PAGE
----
2. 2. fed into the grid. Peak, mid-peak and off-peak times are legally defined time periods, based on season, weekdays or weekends, and the area of electricity generation (ResLegal, 2013). Renewable energy power producers enter into power purchase agreements with regional grid operators for specific periods that are set by the Hungarian Energy Office when granting the eligibility. The obligation period depends on whether other subsidies have been granted and generally shall not exceed the pay-off period of the plant (ResLegal, 2012).Wind power projects are tendered and authorized by the Energy Office. Since 2006, however, there have been no new calls for appli- cations (ResLegal, 2013). In 2014, the country was ranked in 54th position in the World Bank’s 2014 Ease of Doing Business index (IFC & World Bank, 2014). In compliance with EU Directive 2009/28/EC Hungary, has set a target for the share of renewable energy in gross final energy consumption by 2020 at 14.65 percent (Republic of Hungary, 2010). Act No. LXXXVI of 2007 (On Electric Energy, last amended on 14 March 2013) and Government Decree No. 389/2007 (XII.23.) (On the Obligatory Dispatch and Purchase of Electricity Generated fromWaste or from Renewable Energy Sources, last amended on 01 November 2013) establish the legislative framework for the promotion of renewable energy sources (ResLegal, 2013). Other incentives for renewable energy also exist. After applying to the grid operator for connection, the plant operator is entitled to prioritized access to the grid and the costs are either fully or partial borne by the grid operator. Hungary is a member of the European Union and investment projects, dependent on size and location, may be eligible for state subsidies of up to 50 percent of investment costs (Hungarian Investment andTrade Agency, 2013). Renewable energy developers also can benefit from European Regional Development Fund assistance in preparation and con- struction costs, grid connection costs or loans with reduced interest rates (ResLegal, 2013). Except for installations below 500 KW, electricity is subject to licencing, which is obtained from the Energy Office. Legislation and policy R E N E W A B L E E N E R G Y S N A P S H O T : Feed-in tariff in Hungary2 Eligible technologies Installed capacity Date of approval Feed-in tariff granted in €/MW-h Peak time Mid-peak time Off-peak time Wind <20 MW 20 MW – 50 MW >50 MW After 1 January 2008 After 30 November 2008 n/a 116.19 116.19 72.25 103.98 103.98 46.24 42.42 42.42 46.24 Solar PV (>50 KW) <20 MW >50 MW After 1 January 2008 n/a 72.25 46.24 103.98 46.24 Hydro <5 MW >5 MW After 1 January 2008 n/a 116.19 72.25 103.98 46.24 42.42 46.24 Biomass <20 MW 20 MW - 50 MW >50 MW After 1 January 2008 After 1 January 2008 n/a 116.19 92.92 72.25 103.98 83.2 46.24 42.42 33.93 46.24 Source: ResLegal (2013) (Forint/€ exchange rate as on 5 March 2014) 2 Power from biogas and geothermal electricity generation is also eligible for the feed-in tariff (ResLegal, 2013).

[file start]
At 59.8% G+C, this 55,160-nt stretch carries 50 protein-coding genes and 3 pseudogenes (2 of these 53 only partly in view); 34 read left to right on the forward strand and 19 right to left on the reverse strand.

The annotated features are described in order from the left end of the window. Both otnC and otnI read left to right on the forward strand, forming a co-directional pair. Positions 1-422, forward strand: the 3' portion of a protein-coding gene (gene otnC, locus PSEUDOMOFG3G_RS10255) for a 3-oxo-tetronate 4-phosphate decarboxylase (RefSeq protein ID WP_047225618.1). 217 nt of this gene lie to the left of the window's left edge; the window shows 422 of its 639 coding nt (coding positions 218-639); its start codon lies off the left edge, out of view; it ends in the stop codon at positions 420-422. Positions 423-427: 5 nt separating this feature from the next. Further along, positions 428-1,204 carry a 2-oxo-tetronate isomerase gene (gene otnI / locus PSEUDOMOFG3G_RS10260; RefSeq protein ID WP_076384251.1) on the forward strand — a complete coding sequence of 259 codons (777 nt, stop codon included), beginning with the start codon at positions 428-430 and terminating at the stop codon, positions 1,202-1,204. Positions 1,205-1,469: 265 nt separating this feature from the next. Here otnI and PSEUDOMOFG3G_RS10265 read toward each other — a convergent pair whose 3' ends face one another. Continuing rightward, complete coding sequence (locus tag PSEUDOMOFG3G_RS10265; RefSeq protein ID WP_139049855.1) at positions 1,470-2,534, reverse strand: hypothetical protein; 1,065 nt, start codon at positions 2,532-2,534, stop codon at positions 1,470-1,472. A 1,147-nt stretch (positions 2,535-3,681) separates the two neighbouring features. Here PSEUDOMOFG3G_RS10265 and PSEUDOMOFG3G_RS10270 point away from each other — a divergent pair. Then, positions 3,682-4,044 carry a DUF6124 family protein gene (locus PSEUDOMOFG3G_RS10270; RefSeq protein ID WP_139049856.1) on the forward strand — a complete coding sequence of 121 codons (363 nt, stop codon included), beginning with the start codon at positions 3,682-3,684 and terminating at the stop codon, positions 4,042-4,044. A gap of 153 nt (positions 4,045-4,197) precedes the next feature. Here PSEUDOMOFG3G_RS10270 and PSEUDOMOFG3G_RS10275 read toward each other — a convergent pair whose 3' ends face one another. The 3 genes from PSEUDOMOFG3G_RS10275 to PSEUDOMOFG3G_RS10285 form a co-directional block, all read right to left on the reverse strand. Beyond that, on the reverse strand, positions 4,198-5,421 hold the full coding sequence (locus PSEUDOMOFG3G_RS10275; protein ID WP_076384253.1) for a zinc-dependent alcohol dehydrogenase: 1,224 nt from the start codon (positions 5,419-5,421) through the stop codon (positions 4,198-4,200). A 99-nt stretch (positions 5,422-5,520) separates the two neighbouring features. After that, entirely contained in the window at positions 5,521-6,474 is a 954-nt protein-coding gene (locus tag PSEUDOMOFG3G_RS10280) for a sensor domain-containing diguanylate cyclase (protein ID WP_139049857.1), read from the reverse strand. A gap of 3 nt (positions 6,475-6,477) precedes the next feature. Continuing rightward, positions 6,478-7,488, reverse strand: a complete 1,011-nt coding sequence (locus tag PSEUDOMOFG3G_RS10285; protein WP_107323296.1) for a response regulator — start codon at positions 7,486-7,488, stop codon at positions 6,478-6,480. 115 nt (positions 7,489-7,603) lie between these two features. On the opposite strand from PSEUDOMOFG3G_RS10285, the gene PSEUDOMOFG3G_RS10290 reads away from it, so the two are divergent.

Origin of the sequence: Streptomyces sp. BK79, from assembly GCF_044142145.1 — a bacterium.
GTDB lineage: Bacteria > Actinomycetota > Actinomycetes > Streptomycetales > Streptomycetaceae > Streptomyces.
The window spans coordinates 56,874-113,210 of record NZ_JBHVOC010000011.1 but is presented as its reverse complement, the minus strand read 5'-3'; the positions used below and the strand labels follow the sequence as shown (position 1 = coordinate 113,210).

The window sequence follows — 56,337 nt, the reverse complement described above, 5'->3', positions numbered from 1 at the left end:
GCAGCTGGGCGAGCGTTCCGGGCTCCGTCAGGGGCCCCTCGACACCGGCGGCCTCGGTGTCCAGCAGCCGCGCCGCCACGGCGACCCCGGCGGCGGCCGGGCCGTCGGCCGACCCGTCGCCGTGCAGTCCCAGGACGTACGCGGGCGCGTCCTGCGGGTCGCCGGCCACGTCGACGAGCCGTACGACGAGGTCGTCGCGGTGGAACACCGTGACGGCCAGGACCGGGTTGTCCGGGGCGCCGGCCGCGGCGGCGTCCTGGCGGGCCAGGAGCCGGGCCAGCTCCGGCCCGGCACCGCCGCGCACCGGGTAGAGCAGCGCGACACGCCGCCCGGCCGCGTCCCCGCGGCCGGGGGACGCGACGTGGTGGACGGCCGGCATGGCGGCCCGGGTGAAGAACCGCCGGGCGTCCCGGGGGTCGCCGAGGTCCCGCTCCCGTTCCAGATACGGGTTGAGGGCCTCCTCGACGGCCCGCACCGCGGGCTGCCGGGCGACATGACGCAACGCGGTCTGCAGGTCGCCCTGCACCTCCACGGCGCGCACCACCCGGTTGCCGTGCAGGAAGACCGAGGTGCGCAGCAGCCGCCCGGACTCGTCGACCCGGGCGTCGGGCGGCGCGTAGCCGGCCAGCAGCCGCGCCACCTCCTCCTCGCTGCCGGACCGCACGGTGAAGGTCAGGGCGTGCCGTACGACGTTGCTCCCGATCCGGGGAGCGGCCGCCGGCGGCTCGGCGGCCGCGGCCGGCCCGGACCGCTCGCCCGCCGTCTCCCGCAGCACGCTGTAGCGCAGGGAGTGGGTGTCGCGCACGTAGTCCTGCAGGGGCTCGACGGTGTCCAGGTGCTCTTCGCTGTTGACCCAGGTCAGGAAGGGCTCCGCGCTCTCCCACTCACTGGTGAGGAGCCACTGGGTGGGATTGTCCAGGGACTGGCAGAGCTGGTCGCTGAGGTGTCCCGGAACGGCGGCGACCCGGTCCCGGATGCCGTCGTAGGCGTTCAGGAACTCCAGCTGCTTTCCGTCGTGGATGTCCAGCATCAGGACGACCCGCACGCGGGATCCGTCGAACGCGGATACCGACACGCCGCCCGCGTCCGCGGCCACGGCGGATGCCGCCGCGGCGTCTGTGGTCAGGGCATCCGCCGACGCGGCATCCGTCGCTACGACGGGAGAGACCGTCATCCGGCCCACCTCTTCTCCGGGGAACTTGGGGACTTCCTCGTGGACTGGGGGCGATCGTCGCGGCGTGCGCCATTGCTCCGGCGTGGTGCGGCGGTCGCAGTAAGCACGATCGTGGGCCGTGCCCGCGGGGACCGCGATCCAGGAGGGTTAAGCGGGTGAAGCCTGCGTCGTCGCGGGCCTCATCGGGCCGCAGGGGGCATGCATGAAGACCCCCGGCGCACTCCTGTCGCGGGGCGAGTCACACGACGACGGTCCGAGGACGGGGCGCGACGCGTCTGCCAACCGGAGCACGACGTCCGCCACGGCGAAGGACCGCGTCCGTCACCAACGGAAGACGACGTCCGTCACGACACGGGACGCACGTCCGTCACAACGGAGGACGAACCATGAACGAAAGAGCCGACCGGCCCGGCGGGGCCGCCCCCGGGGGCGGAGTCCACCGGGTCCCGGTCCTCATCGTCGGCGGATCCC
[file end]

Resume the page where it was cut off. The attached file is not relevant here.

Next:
3. 3. Hungary Institutions Organization Responsibility Website Ministry of National Development - State Secretary of Climate and Energy is responsible for renewable energy policy and strategy develop- ment Hungarian Energy Office - Sets feed-in tariffs annually - Conducts and selects tenders for wind projects - Grants licences in the energy sector, e.g. electricity production, renewable energy production licences, and sets the project-specific eligibility period for the tariff MVM Group - State-owned energy company, responsible for pro- duction, transmission and sale of electricity MAVIR Rt - Is a subsidy of MVM and functions as transmission system operator by being responsible for operation, maintenance and development of the national grid Hungarian Trade and Investment Agency - Attracts and consults with potential investors Opportunities to finance renewable energy projects in Hungary Financing organization Details Website European Regional Development Fund (ERDF) Through the Operational Programme Environment and Energy, small renewable energy developers (ge- othermal, biogas, wind up to 50 KW, solar up to 500 KW, small hydropower plants up to 2 MW and bio- mass up to 20 MW) can apply to the National Devel- opment Agency to be selected for a subsidy of up to 70 percent of the total eligible costs or maximum 1,500 million forint (c.€5.07 million) or a loan of maxi- mum 800 million forint (c. €2.6 million) at a reduced interest rate of 0.5 percent. International Finance Corporation (IFC) Private and environmentally and technically sound projects may apply for loans of up to 35 percent of the estimated project costs, usually provided through partner intermediaries. EU Means - European Investment Fund (EIF)/ - European Investment Bank (EIB) - Structural Funds Loans and guarantees through Hungarian financial in- termediaries (e.g. Sberbank Europe AG, OTB Bank), and private equity/venture capital are available. nance-support/access-to-finance/
  4. 4. Hungary References EurObserv’Er, 2013: Photovoltaic Barometer 2013. Available at: er/stat_baro/observ/baro-jdp9.pdf European Bank for Reconstruction and Development (EBRD), 2009: Hungary – Country Profile. Available at: /renew/countries/hungary/profile.aspx European Commission (EC), 2013: EU Energy in Figures - Statistical Pocket Book 2013. Available at: pocketbook.pdf European Small Hydropower Association (ESHA), 2010: HYDI Database. Available at: EuropeanWind Energy Association (EWEA), 2013: EasternWinds – Emerging European wind power markets. Available at: reports/Eastern_Winds_emerging_markets.pdf Hoogwijk, M., 2004: On the global and regional potential of renewable energy sources. Utrecht: Universiteit Utrecht, Faculteit Scheikunde. Dissertation. Available at: dissertations/2004-0309-123617/full.pdf Hoogwiijk, M. andW. Graus, 2008: Global Potential of Renewable Energy Sources: A Literature Assessment. Available at: global_potential_of_renewable_energy_sources_ a_literature_assessment.pdf Hungarian Investment andTrade Agency, 2013: Incentives in Hungary. Available at: c4f3f67d-6032-4e75-8ba4-d5cb77b17906 International Atomic Energy Agency (IAEA), 2012: Country Nuclear Profiles – Hungary. Available at: _CD/countryprofiles/Hungary/Hungary.htm International Finance Corporation (IFC) andWorld Bank, 2014: Doing Business – Measuring Business Regulations. Available at exploreeconomies/hungary/ Joint Research Centre of the European Commission, 2011:Technical Assessment of the Renewable Energy Action Plans. Available at: downloads/jrc_reference_report_2011_reap.pdf Renewable energy policy database and support (ResLegal), 2013: An initiative of the European Commission – Romania. Available at: Renewable Facts, 2013: Hungary. Available at: Republic of Hungary, 2010: National Renewable Action Plan. Available at: renewables/action_plan_en.htm U.S. Energy Information Administration (EIA). 2013: Levelized Cost of New Generation Resources in the Annual Energy Outlook 2013. Available at: World Bank, 2014: Data Catalog. Available at: WorldWind Energy Association (WWEA), 2013: 2012 Annual Report. Available at: Report2012_final.pdf Recent projects Company Project Status Iberdrola (Spain) Operates three wind farms with a total installed capacity of 108 MW. Commissioned Dalkia (France) The Hungarian subsidy Dalkia Energia acquired PAN- NONPOWER in 2007, the largest biomass plant with 50 MW of installed capacity. Commissioned